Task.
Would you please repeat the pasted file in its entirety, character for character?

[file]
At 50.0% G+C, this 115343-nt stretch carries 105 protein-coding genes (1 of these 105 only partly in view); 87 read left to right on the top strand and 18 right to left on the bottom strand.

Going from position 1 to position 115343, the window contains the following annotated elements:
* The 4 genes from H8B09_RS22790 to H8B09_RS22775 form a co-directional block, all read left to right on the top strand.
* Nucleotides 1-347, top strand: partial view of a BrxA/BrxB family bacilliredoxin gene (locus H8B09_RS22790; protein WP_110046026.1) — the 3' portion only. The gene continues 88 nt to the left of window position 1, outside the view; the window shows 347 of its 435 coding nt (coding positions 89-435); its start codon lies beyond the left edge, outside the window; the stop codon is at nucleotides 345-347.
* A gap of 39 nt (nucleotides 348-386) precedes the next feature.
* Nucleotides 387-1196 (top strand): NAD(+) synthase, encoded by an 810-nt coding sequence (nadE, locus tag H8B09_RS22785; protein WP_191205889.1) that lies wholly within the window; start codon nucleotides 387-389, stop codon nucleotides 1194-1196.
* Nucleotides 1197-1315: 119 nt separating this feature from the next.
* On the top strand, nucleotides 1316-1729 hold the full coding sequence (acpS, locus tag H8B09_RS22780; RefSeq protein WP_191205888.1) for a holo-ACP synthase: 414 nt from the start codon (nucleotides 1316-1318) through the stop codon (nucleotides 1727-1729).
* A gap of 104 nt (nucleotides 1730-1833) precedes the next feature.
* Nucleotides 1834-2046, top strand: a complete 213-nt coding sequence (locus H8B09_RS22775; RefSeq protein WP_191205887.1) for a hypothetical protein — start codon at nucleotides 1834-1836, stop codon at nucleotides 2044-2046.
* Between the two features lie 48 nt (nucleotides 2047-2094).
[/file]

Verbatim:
At 50.0% G+C, this 115343-nt stretch carries 105 protein-coding genes (1 of these 105 only partly in view); 87 read left to right on the top strand and 18 right to left on the bottom strand.

Going from position 1 to position 115343, the window contains the following annotated elements:
* The 4 genes from H8B09_RS22790 to H8B09_RS22775 form a co-directional block, all read left to right on the top strand.
* Nucleotides 1-347, top strand: partial view of a BrxA/BrxB family bacilliredoxin gene (locus H8B09_RS22790; protein WP_110046026.1) — the 3' portion only. The gene continues 88 nt to the left of window position 1, outside the view; the window shows 347 of its 435 coding nt (coding positions 89-435); its start codon lies beyond the left edge, outside the window; the stop codon is at nucleotides 345-347.
* A gap of 39 nt (nucleotides 348-386) precedes the next feature.
* Nucleotides 387-1196 (top strand): NAD(+) synthase, encoded by an 810-nt coding sequence (nadE, locus tag H8B09_RS22785; protein WP_191205889.1) that lies wholly within the window; start codon nucleotides 387-389, stop codon nucleotides 1194-1196.
* Nucleotides 1197-1315: 119 nt separating this feature from the next.
* On the top strand, nucleotides 1316-1729 hold the full coding sequence (acpS, locus tag H8B09_RS22780; RefSeq protein WP_191205888.1) for a holo-ACP synthase: 414 nt from the start codon (nucleotides 1316-1318) through the stop codon (nucleotides 1727-1729).
* A gap of 104 nt (nucleotides 1730-1833) precedes the next feature.
* Nucleotides 1834-2046, top strand: a complete 213-nt coding sequence (locus H8B09_RS22775; RefSeq protein WP_191205887.1) for a hypothetical protein — start codon at nucleotides 1834-1836, stop codon at nucleotides 2044-2046.
* Between the two features lie 48 nt (nucleotides 2047-2094).